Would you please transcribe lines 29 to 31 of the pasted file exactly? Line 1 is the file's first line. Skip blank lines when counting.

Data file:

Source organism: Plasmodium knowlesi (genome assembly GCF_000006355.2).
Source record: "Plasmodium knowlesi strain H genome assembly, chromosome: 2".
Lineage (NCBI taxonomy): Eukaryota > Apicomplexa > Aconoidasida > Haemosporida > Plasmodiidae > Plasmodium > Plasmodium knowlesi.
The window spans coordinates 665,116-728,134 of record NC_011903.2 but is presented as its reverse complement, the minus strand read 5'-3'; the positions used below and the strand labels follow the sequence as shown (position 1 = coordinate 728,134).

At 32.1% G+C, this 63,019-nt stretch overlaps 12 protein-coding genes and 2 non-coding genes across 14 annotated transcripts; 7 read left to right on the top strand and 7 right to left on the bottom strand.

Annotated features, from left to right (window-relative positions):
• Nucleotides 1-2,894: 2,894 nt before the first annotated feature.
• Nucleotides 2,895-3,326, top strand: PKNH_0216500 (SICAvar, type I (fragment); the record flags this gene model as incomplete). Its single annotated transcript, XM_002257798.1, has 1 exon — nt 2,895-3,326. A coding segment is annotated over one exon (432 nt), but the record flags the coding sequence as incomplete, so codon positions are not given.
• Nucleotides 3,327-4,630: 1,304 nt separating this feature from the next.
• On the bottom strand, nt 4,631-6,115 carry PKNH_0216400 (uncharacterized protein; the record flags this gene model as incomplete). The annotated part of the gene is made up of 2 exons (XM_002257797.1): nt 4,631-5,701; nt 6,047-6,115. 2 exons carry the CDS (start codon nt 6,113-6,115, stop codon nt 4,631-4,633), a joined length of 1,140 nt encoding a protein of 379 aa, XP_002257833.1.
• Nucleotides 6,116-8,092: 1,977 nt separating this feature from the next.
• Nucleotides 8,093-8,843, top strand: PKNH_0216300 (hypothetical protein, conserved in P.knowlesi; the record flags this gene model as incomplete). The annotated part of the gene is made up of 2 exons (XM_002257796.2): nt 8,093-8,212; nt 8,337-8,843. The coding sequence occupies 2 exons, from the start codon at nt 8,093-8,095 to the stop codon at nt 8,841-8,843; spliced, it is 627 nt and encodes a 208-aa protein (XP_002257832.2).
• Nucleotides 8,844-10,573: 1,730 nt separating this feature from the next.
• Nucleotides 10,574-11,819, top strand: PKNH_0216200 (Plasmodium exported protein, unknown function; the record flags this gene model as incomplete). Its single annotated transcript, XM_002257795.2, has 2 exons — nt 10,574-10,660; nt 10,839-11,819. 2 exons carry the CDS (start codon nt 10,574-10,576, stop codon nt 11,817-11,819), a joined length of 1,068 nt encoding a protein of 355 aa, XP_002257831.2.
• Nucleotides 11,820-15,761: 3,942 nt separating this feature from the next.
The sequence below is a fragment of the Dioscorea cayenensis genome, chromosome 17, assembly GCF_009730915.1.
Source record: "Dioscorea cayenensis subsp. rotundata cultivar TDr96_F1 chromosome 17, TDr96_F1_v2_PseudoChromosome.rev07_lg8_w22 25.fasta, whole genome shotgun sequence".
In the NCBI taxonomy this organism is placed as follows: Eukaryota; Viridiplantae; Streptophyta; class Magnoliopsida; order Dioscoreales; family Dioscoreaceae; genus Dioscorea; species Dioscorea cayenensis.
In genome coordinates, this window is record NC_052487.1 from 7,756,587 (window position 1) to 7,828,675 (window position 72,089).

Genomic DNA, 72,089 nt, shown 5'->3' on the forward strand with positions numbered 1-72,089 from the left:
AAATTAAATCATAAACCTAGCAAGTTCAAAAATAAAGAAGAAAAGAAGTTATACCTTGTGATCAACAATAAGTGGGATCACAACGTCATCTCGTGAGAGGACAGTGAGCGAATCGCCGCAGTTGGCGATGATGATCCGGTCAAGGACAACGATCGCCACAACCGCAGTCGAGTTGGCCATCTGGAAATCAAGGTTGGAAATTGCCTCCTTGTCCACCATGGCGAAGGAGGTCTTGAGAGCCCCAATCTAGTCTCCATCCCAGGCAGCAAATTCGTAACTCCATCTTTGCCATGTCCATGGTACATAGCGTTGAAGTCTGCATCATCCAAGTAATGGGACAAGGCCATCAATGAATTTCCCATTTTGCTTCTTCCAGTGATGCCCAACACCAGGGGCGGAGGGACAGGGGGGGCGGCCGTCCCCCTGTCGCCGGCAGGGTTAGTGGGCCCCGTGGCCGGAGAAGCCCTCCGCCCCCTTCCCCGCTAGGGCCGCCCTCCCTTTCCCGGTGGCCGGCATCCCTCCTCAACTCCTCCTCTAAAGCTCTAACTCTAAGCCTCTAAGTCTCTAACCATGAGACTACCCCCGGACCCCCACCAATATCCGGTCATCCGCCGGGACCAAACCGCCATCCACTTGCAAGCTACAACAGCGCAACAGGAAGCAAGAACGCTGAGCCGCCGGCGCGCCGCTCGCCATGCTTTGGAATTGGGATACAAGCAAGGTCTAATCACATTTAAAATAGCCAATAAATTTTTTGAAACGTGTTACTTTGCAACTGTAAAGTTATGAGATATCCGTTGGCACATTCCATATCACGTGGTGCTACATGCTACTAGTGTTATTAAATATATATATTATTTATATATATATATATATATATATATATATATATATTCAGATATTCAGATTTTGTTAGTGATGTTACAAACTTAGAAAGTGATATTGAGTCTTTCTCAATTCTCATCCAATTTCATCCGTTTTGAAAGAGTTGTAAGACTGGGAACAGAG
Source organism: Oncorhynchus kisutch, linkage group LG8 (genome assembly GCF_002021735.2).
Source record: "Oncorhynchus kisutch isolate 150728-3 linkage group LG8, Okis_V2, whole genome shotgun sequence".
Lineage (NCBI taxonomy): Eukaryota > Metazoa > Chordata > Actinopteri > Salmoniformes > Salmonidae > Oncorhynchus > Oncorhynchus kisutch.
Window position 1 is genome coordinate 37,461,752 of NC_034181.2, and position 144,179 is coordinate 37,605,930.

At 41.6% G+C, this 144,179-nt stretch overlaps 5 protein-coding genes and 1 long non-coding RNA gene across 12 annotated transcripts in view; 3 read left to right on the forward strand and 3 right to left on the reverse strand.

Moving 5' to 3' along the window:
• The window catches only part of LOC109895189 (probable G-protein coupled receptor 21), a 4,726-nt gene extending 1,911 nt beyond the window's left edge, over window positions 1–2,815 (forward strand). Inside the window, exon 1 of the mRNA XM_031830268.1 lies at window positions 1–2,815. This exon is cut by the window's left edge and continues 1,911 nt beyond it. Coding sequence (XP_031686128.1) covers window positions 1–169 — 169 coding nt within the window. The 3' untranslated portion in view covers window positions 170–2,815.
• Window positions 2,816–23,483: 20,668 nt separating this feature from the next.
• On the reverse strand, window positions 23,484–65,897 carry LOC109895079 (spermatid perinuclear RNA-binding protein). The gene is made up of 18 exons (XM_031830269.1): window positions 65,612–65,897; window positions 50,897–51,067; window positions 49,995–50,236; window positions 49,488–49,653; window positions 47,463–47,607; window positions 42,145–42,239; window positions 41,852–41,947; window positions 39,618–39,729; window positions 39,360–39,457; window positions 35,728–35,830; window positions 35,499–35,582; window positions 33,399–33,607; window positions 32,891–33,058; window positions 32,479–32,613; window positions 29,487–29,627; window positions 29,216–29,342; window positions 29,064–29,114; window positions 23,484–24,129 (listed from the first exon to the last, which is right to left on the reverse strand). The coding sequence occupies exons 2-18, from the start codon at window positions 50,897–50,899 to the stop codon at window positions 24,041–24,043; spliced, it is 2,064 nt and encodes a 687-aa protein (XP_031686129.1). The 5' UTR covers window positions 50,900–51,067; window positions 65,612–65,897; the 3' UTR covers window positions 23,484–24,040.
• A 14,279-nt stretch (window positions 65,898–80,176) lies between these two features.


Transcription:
• Window positions 2,816–23,483: 20,668 nt separating this feature from the next.
• On the reverse strand, window positions 23,484–65,897 carry LOC109895079 (spermatid perinuclear RNA-binding protein). The gene is made up of 18 exons (XM_031830269.1): window positions 65,612–65,897; window positions 50,897–51,067; window positions 49,995–50,236; window positions 49,488–49,653; window positions 47,463–47,607; window positions 42,145–42,239; window positions 41,852–41,947; window positions 39,618–39,729; window positions 39,360–39,457; window positions 35,728–35,830; window positions 35,499–35,582; window positions 33,399–33,607; window positions 32,891–33,058; window positions 32,479–32,613; window positions 29,487–29,627; window positions 29,216–29,342; window positions 29,064–29,114; window positions 23,484–24,129 (listed from the first exon to the last, which is right to left on the reverse strand). The coding sequence occupies exons 2-18, from the start codon at window positions 50,897–50,899 to the stop codon at window positions 24,041–24,043; spliced, it is 2,064 nt and encodes a 687-aa protein (XP_031686129.1). The 5' UTR covers window positions 50,900–51,067; window positions 65,612–65,897; the 3' UTR covers window positions 23,484–24,040.
• A 14,279-nt stretch (window positions 65,898–80,176) lies between these two features.